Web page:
EPA Registration of GonaCon™

In 2006, the regulatory authority for contraceptives for wildlife and feral animals was moved from the U.S. Food and Drug Administration to the U.S. Environmental Protection Agency (EPA).

GonaCon™ is not yet commercially available. USDA plans to submit data to the EPA in early 2009 to support a registration for the use of GonaCon™ in managing white-tailed deer populations, with registration being granted between 12-18 months following submission. NWRC scientists anticipate that GonaCon™ will be registered by the EPA as a “Restricted Use” product, probably for use by state or federal wildlife or natural resource management personnel or persons working under their authority. Once the initial registration is granted, it is likely that NWRC will pursue the registration for other species, such as prairie dogs, ground squirrels, feral swine and feral dogs.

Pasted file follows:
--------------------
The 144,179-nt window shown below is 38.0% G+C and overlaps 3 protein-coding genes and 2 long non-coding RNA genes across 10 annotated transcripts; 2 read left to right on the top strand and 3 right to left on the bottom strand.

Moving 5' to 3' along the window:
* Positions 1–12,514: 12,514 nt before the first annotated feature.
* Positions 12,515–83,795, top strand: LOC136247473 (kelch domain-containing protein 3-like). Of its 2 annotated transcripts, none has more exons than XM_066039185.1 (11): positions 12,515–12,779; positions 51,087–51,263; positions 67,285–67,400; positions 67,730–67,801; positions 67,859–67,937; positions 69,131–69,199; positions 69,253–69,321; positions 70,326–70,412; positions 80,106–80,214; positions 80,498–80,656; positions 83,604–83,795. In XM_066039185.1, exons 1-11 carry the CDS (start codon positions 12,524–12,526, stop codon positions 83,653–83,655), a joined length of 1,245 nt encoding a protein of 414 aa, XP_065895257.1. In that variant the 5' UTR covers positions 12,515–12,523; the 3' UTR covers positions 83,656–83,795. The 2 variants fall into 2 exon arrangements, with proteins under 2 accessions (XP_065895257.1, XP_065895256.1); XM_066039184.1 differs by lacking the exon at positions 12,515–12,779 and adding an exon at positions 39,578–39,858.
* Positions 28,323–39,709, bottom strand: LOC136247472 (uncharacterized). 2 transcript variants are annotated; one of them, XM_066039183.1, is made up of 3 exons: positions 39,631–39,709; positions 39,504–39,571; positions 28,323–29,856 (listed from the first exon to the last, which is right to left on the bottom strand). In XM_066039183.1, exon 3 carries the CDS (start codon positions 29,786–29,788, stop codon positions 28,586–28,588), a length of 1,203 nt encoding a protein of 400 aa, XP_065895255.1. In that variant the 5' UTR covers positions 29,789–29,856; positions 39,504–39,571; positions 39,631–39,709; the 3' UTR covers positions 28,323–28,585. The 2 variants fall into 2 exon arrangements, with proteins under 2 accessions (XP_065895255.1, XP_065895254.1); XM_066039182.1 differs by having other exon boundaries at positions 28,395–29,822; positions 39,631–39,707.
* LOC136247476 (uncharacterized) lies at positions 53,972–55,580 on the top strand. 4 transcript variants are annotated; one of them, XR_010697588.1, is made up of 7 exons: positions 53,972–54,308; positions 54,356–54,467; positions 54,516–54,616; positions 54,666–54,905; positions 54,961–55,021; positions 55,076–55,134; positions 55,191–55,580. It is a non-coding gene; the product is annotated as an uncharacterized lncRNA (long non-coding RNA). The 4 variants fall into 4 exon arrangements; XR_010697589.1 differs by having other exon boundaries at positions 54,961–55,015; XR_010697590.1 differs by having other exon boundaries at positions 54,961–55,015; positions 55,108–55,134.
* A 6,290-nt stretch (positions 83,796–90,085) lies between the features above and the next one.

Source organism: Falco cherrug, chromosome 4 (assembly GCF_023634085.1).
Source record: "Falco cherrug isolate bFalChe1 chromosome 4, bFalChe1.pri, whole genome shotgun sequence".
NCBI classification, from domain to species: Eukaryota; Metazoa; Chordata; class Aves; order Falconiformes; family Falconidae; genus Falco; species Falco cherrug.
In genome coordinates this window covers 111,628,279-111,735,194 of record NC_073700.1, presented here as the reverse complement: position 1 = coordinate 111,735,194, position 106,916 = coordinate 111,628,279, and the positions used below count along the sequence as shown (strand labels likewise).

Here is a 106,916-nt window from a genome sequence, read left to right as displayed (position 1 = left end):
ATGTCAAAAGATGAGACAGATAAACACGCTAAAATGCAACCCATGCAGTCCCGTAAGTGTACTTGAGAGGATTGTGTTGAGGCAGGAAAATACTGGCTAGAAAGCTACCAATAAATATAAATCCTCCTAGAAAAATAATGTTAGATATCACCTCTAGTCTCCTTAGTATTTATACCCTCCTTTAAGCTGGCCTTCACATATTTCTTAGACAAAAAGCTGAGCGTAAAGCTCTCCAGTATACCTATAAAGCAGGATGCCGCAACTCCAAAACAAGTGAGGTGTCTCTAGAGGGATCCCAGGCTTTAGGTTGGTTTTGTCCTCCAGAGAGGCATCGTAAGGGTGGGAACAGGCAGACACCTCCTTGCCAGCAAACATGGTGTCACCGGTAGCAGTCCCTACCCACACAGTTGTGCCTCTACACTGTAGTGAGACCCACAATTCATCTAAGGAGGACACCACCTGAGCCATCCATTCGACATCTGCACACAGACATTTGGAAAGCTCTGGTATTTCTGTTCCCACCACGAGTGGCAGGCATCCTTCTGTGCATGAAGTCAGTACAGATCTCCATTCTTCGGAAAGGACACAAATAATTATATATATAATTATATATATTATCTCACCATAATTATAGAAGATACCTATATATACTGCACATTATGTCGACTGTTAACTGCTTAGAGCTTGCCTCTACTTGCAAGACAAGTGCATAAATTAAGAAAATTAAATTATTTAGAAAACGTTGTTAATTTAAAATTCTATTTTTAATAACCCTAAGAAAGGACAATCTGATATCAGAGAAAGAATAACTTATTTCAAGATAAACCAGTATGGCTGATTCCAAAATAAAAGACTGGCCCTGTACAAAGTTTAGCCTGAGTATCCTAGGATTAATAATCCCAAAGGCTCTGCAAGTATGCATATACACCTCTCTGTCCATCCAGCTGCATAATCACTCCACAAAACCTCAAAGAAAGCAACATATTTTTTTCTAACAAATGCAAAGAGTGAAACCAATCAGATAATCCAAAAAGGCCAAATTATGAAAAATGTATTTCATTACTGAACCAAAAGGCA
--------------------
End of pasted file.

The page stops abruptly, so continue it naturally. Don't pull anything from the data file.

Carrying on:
Advantages of GnRH

NWRC scientists are hopeful that the GnRH vaccine will soon be approved for use for wildlife fertility control. GnRH vaccines have an advantage over PZP because they prevent eggs from being released from the ovaries, thereby eliminating estrus and some undesirable behaviors (e.g., bucks chasing does across roads) associated with it. In addition, GnRH vaccine has promise for reducing or eliminating certain undesirable behaviors in companion animals. For example, fighting, scent-marking, caterwauling, and wandering by cats, and unruly behavior in horses, could be reduced by GnRH vaccine because the vaccine indirectly blocks the production of sex hormones (e.g., estrogen and testosterone) which contribute to the expression of such behaviors.

The single-shot, multi-year GonaCon™ vaccine will be a useful technique for the management of certain enclosed or urban/suburban wildlife populations, such as deer. GonaCon™ still has limitations, however, especially the need to capture and inject each animal.

Project Home Page
Project Goals and Objectives
GnRH Immunocontraception (Technical Discussion)
Adjuvant Development (Technical Discussion)
Conjugate Design (Technical Discussion)




Complementary Content